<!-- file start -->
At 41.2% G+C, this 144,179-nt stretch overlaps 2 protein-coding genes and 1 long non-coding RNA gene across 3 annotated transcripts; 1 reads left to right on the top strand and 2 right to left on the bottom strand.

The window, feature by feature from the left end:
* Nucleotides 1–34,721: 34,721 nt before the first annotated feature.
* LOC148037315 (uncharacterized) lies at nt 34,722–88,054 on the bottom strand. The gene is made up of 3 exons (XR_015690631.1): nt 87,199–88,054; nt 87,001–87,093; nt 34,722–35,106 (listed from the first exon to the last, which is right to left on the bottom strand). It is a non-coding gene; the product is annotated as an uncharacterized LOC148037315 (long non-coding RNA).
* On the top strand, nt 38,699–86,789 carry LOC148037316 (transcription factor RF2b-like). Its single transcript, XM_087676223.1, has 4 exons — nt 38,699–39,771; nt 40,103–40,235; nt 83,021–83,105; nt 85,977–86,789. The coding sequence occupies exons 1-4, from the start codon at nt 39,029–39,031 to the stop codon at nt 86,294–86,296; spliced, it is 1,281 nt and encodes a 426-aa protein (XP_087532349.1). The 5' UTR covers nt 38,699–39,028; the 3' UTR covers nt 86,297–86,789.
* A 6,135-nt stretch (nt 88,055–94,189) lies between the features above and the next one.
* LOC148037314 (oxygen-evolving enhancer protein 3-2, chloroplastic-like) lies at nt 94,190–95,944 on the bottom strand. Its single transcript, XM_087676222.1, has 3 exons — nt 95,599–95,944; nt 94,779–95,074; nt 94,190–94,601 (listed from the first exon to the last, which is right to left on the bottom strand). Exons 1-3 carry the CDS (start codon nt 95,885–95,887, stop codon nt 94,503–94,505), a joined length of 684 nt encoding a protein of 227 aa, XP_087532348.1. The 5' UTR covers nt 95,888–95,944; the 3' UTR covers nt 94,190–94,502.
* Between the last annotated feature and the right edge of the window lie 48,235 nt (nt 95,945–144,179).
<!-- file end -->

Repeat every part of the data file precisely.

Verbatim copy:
At 41.2% G+C, this 144,179-nt stretch overlaps 2 protein-coding genes and 1 long non-coding RNA gene across 3 annotated transcripts; 1 reads left to right on the top strand and 2 right to left on the bottom strand.

The window, feature by feature from the left end:
* Nucleotides 1–34,721: 34,721 nt before the first annotated feature.
* LOC148037315 (uncharacterized) lies at nt 34,722–88,054 on the bottom strand. The gene is made up of 3 exons (XR_015690631.1): nt 87,199–88,054; nt 87,001–87,093; nt 34,722–35,106 (listed from the first exon to the last, which is right to left on the bottom strand). It is a non-coding gene; the product is annotated as an uncharacterized LOC148037315 (long non-coding RNA).
* On the top strand, nt 38,699–86,789 carry LOC148037316 (transcription factor RF2b-like). Its single transcript, XM_087676223.1, has 4 exons — nt 38,699–39,771; nt 40,103–40,235; nt 83,021–83,105; nt 85,977–86,789. The coding sequence occupies exons 1-4, from the start codon at nt 39,029–39,031 to the stop codon at nt 86,294–86,296; spliced, it is 1,281 nt and encodes a 426-aa protein (XP_087532349.1). The 5' UTR covers nt 38,699–39,028; the 3' UTR covers nt 86,297–86,789.
* A 6,135-nt stretch (nt 88,055–94,189) lies between the features above and the next one.
* LOC148037314 (oxygen-evolving enhancer protein 3-2, chloroplastic-like) lies at nt 94,190–95,944 on the bottom strand. Its single transcript, XM_087676222.1, has 3 exons — nt 95,599–95,944; nt 94,779–95,074; nt 94,190–94,601 (listed from the first exon to the last, which is right to left on the bottom strand). Exons 1-3 carry the CDS (start codon nt 95,885–95,887, stop codon nt 94,503–94,505), a joined length of 684 nt encoding a protein of 227 aa, XP_087532348.1. The 5' UTR covers nt 95,888–95,944; the 3' UTR covers nt 94,190–94,502.
* Between the last annotated feature and the right edge of the window lie 48,235 nt (nt 95,945–144,179).